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Ireland cries foul over competition for Brexit moves

Ireland cries foul over competition for Brexit moves

(Reuters) -- Ireland has complained to the European Commission that it is being undercut by rival centers competing to host financial firms looking for a European Union base outside of London after Brexit.

Last week, American International Group Inc. became the biggest group so far to pick Luxembourg as its EU base, alarming Irish officials who fear others may follow after British Prime Minister Theresa May won the right to begin the potentially long process of separation from the EU.

While the final terms for doing business with the EU from Britain are uncertain, finance executives say privately they expect Brexit to isolate London and want to establish bases inside the bloc from where they can access its single market, prompting them to look at Frankfurt, Paris, Dublin and Luxembourg as alternatives.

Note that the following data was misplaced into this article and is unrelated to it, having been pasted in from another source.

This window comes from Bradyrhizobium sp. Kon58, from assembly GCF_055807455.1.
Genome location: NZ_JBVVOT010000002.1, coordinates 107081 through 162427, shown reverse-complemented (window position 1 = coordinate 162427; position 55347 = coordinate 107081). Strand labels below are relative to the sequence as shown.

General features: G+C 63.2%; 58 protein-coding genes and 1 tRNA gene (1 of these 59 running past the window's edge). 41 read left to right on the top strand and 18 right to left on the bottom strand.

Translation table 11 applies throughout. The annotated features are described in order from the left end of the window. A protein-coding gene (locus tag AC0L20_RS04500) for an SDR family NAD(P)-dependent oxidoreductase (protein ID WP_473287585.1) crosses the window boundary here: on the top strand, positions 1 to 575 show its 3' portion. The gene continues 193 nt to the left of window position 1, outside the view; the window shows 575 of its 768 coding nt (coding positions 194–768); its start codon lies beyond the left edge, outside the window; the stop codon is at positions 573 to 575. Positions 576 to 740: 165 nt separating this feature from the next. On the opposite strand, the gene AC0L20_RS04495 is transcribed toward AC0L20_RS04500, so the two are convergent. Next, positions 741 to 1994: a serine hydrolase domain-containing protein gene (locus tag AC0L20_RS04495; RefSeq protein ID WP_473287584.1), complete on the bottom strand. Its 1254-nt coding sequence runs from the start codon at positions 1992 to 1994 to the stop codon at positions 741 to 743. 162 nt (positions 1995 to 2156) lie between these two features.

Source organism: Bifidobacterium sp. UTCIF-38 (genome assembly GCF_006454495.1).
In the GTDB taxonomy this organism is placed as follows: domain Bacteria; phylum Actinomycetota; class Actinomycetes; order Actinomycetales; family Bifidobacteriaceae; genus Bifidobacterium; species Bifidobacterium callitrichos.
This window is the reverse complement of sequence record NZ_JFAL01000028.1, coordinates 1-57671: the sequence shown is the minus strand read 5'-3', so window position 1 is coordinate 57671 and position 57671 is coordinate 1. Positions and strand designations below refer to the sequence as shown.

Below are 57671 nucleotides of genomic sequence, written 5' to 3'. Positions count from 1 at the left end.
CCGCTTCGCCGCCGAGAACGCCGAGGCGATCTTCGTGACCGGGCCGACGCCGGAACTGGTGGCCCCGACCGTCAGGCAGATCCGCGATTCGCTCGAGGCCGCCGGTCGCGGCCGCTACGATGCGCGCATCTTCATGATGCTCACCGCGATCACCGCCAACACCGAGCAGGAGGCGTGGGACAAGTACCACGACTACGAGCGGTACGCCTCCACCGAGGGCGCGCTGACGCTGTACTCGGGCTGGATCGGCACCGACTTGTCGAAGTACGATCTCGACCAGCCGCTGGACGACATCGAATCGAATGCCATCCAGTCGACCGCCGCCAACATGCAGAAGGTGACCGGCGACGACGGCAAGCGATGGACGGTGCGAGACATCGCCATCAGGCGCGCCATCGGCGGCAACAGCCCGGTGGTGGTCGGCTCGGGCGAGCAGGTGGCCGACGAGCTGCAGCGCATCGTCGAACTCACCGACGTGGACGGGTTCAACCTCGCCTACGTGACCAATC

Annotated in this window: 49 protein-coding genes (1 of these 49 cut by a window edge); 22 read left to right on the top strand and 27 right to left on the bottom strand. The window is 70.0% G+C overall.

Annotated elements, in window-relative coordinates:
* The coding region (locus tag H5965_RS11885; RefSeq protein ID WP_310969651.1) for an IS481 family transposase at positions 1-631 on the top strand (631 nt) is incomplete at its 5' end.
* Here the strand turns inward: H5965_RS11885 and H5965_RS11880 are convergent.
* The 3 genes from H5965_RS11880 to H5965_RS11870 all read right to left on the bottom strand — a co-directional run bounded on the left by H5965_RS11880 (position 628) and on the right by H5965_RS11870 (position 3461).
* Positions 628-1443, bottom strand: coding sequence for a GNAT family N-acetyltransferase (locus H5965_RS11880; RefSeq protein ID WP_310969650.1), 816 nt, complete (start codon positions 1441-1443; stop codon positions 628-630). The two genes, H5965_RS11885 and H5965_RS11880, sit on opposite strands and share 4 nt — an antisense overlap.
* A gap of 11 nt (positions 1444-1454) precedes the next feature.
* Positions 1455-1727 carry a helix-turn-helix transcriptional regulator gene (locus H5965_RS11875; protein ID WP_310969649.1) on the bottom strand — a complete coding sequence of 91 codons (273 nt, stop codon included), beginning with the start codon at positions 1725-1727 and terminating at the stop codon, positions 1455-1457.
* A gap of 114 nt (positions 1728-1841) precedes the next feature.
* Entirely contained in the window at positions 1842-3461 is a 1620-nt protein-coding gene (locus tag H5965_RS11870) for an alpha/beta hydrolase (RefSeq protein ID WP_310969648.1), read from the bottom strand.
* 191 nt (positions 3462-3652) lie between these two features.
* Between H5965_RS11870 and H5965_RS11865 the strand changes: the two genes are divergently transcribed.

AIG said its move was driven by Luxembourg’s proximity to its European clients and its role as a founder of the EU.

“Other cities in Europe are being very aggressive in trying to win business,” Eoghan Murphy, the minister in charge of promoting Dublin’s financial center, told Reuters, describing what he called “dangerous competition.”

“We have always said ... we would not be predatory ... that we are not interested in brass plating,” he said, referring to the practice of setting up a token operation with a “brass plate” sign outside in order to gain market access.

Although the EU wants to show a united front in divorce negotiations with Britain, the dispute over the division of Brexit spoils is already testing this.

Mr. Murphy said he had raised concerns with Valdis Dombrovskis, one of the European Commission’s most senior officials, about “creeping regulatory arbitrage,” a reference to undercutting rivals with lax rules.

Although banks face strict supervision under the European Central Bank in the euro zone, there is no similarly powerful regulator for insurers and other financial players, leaving decisions on factors such as the size of a local operation to individual countries.

The European Commission declined to comment on the Irish complaint but one official, who asked not to be named, said it “will monitor any developments in this area closely.”



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